Aug201809 - PhiladelphiaTimes

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SUNDAY MOIWETO. THE PHILADELPHIA TIMES. AUGUST 20, 1899. 19 VETERANS WHO WILL BE' AT THE G. A. R. CELEBRATION OWE THEIR LIVES TO THE HEROIC SELF-M SACRIFICE OF THESE WOMEN NURSES MANY veterans who will attend the Grand Army Encampment owe their lives to the heroic services of the nurses who served In the civil war. The histories of wars are records of the achlvements of men for the most part. The women's portion was to suffer in silence at home and to mourn the dead. It was theirs to hear of suffering - which they could not alleviate, to grieve or rejoice over results to which they could only contribute sympathy and prayers. Not so in our. conflict for the .Union. Other wars furnished here and ther,e a woman's . name which became the pride of the nation, . of some woman who had broken , through the rigidity of custom and been conspicuous either among armed men, like the maid of Saragossa, or in the hospitals, like o the heroine of Scutari. The civil war has furnished hundreds of intrepid women who contributed time, labor and money to the comfort of the soldiers who always will be known to them as "the boys." It is true that almost In every town there was organized societies of relief; that women sewed and knit, made delicacies for the sick and gathered stores. Even little girls scarcly old enough to know what the charitable labor meant went from house to house collecting small sums of money with the result that the store houses and the treasury of the Sanitary Commission were kept full, but the most heroic work of self-sacrifice was done by the women in he field. They had In them the fine adventurous spirit and the glowing pride .of patriotism. They followed the men Into. the field of battle and even into the rebel prisons. They rescued the wounded, cheered and comforted the dying, labored In field and city hospitals and even on the dreadful hospital boats which are to-day remembered with a shudder. , These noble women were from the everyday ranks of life. They exhibited a like persistence, endurance and faith. Hundreds there are of them alive lo-day whose shining deeds have honored their country, and demanded for them an equal place in the honors of the brave. i ... The achievements of the women are for the most part untold. They do not figure in the official reports. They are not gazetted for deeds of bravery as gallant as ever were done. The names of them are unknown beyond the neighborhood where they live or the hospitals where they loved to labor. . In 18(il several women In Philadelphia organized themselves Into a society for charitable work. They called themselves ihe Keystone Daughters. This organization was composed1 almost entirely of professional nurses. When the city heard of the fall of Fort Sumter, the Keystone Daughters at once, tendered their services 'to Governor Curtin for work in the field and In the hospitals. George H. Stewart, founder of the Philadelphia Christian charity committee, suggested to the Governor that their services be accepted. This the Governor did. From that time the society was known as Philadelphia Nurse Corps, No. 1. Week'y meetings were held. On May 23, 18(51, the request for active service was granted, and the handful of devoted women bade good bye to their friends, and left for the seat of war. Old Phlladelphians will recall the day of the nurses' departure. In the morning they held their last meeting; . In the afternoon they marched proudly to Broad and Prime streets and boarded the train for Washington. Miss Dix, general superintendent of t'nlted States nurses, met the party on their arrival there. She examined the young women as to their qualifications as nurses for army service. She had only one objection to offer, and that was that the majority were too good looking. This objection was the only one of Its kind entered on the army records during the war. Mrs." Emily E. Woodley, who organized the corps and Is the only survivor of It, prepared nurses who volunteered their services during the recent Spanish war for their work. Mrs. Woodley was born In this city In 1833. She Is a granddaughter of John R. Reed, of Germantown, who fought In the Continental army. Her nephew is In Otis' army in the Philippines. During the civil war "Mother" Woodley the title given her by General "Phil" Kearneyserved In thirty-three battles. It is safe to say that when the veterans are "gathered here next month she will receive as much attention as Independence Hall. When this patriotic woman entered her country's service it was with no idea of remuneration, but after the second battle of Bull Run her name was placed on the army pay roll. At the close of the war. she was grnnted a life pension. The most prized of Mrs. Woodley's collection of medals, badges and souvenirs Is a medal given her by Secretary Stanton at the close of the war. It hangs from a metal bar on which Is the Inscription: "Here I Am." On the obverse side of the medal are the words: "Emily E. Woodley, Last Survivor of the Philadelphia Women's Nurse Association." On the reverse side are the words: "Presented for Faithful Services Rendered Sick and Wounded Soldiers from 1881 to 1865." Secretary Stanton was opposed to medals and decorations, but he made a notable exception In Mrs. Woodley'ji case. Her best relics are kept In a child's coffin. She was'entrusted with the keeping of many documents and articles of value while the war was being waged. Her' trunk was repeatedly broken open and robbed. Finally a soldier whom she had nursed to convalescence said he would make her a box for her valuables thnt would never tet disturbed. A child's coffin, studded with silver-plated nails, was the end of his labor, and bis judgment was cor rect 4 The coffin was not molested. It Is now the owner's receptacle for valuables. Mrs. Woodley held the office of national president of the Natlona Army Nurses' Association for three years. At present she is councillor of that body and has donated a plot of ground for the tablet which will be erected in Fernwood Cemetery and dedicated during the encampment to the Philadelphia women who served their country as nurses during the civil war. Shortly after the close of the war the nurses all over the country banded together in an association to commemorate their service upon the field, ''to see that none of their number shall ever be In want and to bring as much happiness Into their lives as possible." Their official title was the National Army Nurses' Association. No one but an actual nurse during the war was allowed to join. They number their membership from almost every State In the Union. The officers of the present term are: President, Elizabeth W. Ewlng, of Phoenlx-vllle; secretary, Kate M. Scott. Brookville; senior vice president, Elizabeth Chapman, St. Louis; junior vice president, Delia A. Fay, Upper Jay, N. Y.; chaplain, Jeannette M. Morrill, Santon, Mich. ; treasurer, Lydia L. Whlteman, Philadelphia; press correspondent, Susanna Kripps, Philadelphia; councillor, Emily F. Woodley, Philadelphia; financial secretary, Mary Aston, Philadel phia; Installing officer, Fannie Hazen, Cambridge, Mass.; guard, Julia Magill, Florence, N. J., all of whom will be present at the encampment. On that ocaslon they and the "privates" will be the guests of the Philadelphia army nurses, who are bound together under the name of the Andrew G. Curtin Association of Army Nurses aa a representative local branch of the national organization. ' The personnel of the association Includes In Its lists the names of Emily L. White-man, Cornelia Hancock, Anna McCahan, M. E. Humphries, C. J. Lampas, E. E. Wood-ley, M. A. Lescure, Mary A. Aston, Rebecca A. Donnelly. A. J. Poynton, R. Rice, C. J. 7 A J I a i I o 1p Dye, Rebecca E. Frlck, Julia Magill. Sara A. Lane, Helen A. Mlllman, Mrs. Tuttle, honorary member, Ohio; Mary Jane Brown, Minerva Reynolds. Mary J. Fox, Mary E. Peck and Mrs. Agnes Korndoffer, an auxiliary member. The president is S. Kripps, and the secretary Cornelia Hancock. All these and many others will meet together on September 4 to 9 and talk over the hard days of " '61" when escape from death was often brought about by a miracle. Many will be the stories that they will tell. A very pretty little, story is told abont Mrs. Mary A. Aston. In her nursing she did not go into the field, but attended to the equally trying duties of a hospital. She was In the Citizens' Volunteer Hospital, located at Broad and Prime streets. Among her many patients was a young soldier by the name of Charles Charlton. He was wounded in the field and sent to the home hospital. Good nursing alone saved him and he recovered. Naturally he thought a great deal of his nurse. He expresses his appreciation by greeting her every time he sees her with a great bug and a kiss. Both are now well on in life's pathway. He Is a sergeant In the Twenty-fifth district sub station at Taylor street and Passyunk avenue. Among those who will be present Is one nurse whose experiences would fill a book. In fact, they do till a book, for she has written one. Her name is Fannie Gorden Kelley. Besides being a nurse in the civil war and undergoing hardships In the field, she was captured by the Sioux .Indians after the war and suffered five months in their tents before she was rescued by the officers and men of the Eleventh Ohio Cavalry. The present president of the national association became a nurse through following her husband. He was captured and confined In a prison house In Richmond. Mrs. Ewlng forced her way Into the rebel lines to nurse her husband. She was treated with marked respect by the officers and men of the Confederacy, who fully appreciated the heroic action of the noble, self-sacrificing woman, and did nil In their power to help her on her way. After her husband was exchanged and went to the front again she came North and continued In the work of nursing. The oldest living army nurse In the association is "Mother" Ransom. She was the central figure In one of the most pathetic Incidents of the war the sinking of the North America. The North America was a hospital ship. She was commanded by Captain Mnrsbman, of Philadelphia. On December 20, 1864, as she was bringing home tonie 200 enlisted soldiers who had been wounded In battle near Dallas, Hermitage, Manning and Baton Rouge, she sprang aleak. She was off the coast of Florida at the time. The Mary E. Libhy, from Cuba, saw her signals of distress and came to her assistance. Owing to the darkness and the high sea the two boats collided, and it only became a question of time which' would sink first. The North America was the most badly damaged. In a little while the lower decks were under water and the poor, suffering soldiers were drowned In their beds. The officers kept order, however, and lowered the boats. Many of them were capsized and all aboard lost but the one in which the soldiers had placed Mother Ransom reached shore In safety. It was the most thrilling experience that fell to the lot of any nurse In the service of her country. Mother Ransom never tells the story without a shudder, and she says the memory of that night will be vividly with her until she dies. She would not care to go through a like experience again. Mother Byckerdyke, from Illinois, will be there. All those who remained by the armies who fought their way down the Mississippi will remember her.. In August, 1S61, she was sent from Galesburg to Cairo to ascertain the needs of the troops stationed there. They remember her, too, at the bottle of Belmont, at the bloody field of Donelson, at Pittsburg Landing. They will recall the time when at the main hospital at Corinth a brigade was marched through the hospital grounds after a long journey. And how "Mother Byckerdyke" had prepared barrels of cold water for the boys as they passed through. She asked the commanding officer to halt the men long enough for them to drink, which he refused to do. "Halt!" ordered Mrs. Byckerdyke In clear tones, disregarding the look of the commanding officer. Her order was obeyed and the "Tin Bucket Brigade" worked energetically for a few moments. But her victories were not always so bloodless. After the battles of Mission Ridge and Lookout Mountain she remained in the field thirty days, till the last of the wounded were removed to Northern hospitals, working with ail her energy with one end in view, that the soldiers be well cared for. Mrs. Nash, who engineered the reunion In Buffalo In 1897, and who has always been the standard-bearer of the organization, will be present at this year's convention, as will also Hannah Palmer, who was secretary of the national association for three years. Every year the nurses meet the fact that death has been busy among them Is sorrowfully recorded. Year by year their membership grows less and less. They are all aware that some day the National Association of Army Nurses will be no more. In view of this fact, and in order to preserve some record of themselves to posterity, the association has placed a movement on foot to organize a Daughters of Army Nurses Society. So far the progress made has beeu rapid and a favorable consummation Is hoped for In the near future. The new organization haB the advontage of being a perpetual one, because the grandchildren and the children's. children will be eligible. ft. 1 N 7 3 CttrXvArMV FREAK IDEAS IN ARCHITECTURE mm Nisi. AN INTERESTING controversy has arisen in Ohio. It was the Intention of the committee having In charge the coming celebration of the centenary of the State to erect n huge exhibition building In the shnpe of a fish. The open mouth was to be the entrance hall, terlng the visitor shrinks back In fear that the building will collnpse. But "Architect's Freak" Is ns safe as any building in Penzance, and has been used as a shop for ninny years. Formerly it was used as a museum. The people of the little village of Hordle, 1 A FORTUNE IN FANS AND LACES RARE OLD LACES and fans, relics of bygone days, are to be revived next winter and worn and carried at all tbe leading functions. At least this Is what Paris dictates. New York Is preparing to follow the behest and Rothschild owns the most wonderful, while Ex-Queen Isabella of Spain had a remarkable collection. Including over eight hundred, of all styles and periods. The handBomest feather fan on record Is that owned by the Countess of Lonsdale.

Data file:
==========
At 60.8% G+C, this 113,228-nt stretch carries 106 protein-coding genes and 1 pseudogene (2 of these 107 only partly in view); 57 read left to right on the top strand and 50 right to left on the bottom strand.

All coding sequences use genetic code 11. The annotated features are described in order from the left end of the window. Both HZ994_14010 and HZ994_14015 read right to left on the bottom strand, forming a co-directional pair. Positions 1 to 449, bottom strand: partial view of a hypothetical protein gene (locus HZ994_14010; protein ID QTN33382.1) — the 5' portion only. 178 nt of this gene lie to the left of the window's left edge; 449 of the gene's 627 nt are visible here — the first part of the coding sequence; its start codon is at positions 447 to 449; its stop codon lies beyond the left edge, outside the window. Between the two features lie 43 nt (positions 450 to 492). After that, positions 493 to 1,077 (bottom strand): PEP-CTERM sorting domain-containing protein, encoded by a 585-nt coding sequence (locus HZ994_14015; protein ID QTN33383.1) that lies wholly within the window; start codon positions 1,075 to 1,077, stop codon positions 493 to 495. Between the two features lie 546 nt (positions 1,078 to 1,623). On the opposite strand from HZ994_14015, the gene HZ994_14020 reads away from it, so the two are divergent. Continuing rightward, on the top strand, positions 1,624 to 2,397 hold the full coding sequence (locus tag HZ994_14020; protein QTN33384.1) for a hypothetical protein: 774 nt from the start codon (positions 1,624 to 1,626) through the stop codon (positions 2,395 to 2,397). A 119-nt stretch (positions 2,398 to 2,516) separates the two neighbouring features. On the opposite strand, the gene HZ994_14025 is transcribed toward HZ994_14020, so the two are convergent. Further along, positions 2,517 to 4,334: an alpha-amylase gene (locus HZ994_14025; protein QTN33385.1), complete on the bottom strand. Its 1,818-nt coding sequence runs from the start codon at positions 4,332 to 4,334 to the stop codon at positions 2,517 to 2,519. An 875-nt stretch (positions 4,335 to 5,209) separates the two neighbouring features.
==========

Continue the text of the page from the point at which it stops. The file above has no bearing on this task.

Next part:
Clipped from
  1. The Times,
  2. 20 Aug 1899, Sun,
  3. Page 19

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  • Aug201809 - PhiladelphiaTimes

    smars66 – 13 Mar 2014